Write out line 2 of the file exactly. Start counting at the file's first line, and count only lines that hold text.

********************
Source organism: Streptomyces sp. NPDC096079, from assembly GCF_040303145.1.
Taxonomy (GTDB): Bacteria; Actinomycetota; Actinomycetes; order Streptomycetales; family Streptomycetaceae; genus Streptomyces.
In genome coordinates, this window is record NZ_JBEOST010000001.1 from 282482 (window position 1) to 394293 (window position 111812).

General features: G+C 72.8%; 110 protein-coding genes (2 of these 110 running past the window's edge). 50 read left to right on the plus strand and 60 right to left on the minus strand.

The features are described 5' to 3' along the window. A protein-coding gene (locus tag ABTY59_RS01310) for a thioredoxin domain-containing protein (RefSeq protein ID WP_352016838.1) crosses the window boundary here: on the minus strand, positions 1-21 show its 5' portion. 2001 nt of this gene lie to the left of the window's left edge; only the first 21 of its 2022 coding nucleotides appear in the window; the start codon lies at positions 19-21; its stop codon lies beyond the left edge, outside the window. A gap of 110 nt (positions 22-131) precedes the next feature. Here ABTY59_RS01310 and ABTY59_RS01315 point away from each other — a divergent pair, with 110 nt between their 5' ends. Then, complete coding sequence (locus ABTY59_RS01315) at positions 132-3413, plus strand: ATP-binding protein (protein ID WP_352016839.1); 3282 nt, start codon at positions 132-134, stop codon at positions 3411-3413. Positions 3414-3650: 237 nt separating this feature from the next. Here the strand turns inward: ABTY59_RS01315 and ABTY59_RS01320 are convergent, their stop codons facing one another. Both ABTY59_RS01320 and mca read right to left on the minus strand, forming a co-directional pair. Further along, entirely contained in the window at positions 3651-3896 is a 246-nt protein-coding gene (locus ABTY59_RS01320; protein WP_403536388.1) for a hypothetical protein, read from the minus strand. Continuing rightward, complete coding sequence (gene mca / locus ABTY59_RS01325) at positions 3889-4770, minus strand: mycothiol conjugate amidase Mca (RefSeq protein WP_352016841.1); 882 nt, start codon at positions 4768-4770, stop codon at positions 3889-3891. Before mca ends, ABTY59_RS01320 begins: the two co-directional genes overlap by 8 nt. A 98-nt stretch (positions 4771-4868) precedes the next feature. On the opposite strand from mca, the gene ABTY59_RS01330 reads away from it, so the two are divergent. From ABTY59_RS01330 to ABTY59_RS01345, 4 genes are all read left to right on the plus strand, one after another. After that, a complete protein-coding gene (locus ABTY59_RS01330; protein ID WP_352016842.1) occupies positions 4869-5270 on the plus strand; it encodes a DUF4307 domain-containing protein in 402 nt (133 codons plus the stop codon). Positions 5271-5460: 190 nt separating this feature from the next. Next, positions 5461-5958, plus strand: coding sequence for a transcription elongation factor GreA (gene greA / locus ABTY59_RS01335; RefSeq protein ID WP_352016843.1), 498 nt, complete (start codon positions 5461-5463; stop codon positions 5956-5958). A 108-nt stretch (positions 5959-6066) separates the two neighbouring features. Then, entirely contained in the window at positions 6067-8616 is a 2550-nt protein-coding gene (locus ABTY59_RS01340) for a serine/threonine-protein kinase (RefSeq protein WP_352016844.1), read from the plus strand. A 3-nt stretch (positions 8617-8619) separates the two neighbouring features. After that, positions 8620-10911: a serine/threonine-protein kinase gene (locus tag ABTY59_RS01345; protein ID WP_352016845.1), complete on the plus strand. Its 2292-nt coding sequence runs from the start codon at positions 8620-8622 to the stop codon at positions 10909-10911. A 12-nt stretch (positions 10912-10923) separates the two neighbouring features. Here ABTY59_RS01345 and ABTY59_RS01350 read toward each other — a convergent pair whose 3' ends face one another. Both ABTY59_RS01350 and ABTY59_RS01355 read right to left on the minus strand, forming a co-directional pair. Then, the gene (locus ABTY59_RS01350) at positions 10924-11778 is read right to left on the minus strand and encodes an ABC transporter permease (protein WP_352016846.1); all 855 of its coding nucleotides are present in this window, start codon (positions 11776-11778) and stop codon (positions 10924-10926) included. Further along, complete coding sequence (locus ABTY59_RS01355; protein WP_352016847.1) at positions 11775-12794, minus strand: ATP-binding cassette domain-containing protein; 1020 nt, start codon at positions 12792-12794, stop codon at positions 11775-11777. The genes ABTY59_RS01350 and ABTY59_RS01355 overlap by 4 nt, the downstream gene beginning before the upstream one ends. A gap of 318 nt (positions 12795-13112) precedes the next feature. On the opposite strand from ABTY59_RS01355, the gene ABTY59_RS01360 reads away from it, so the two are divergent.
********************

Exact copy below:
Taxonomy (GTDB): Bacteria; Actinomycetota; Actinomycetes; order Streptomycetales; family Streptomycetaceae; genus Streptomyces.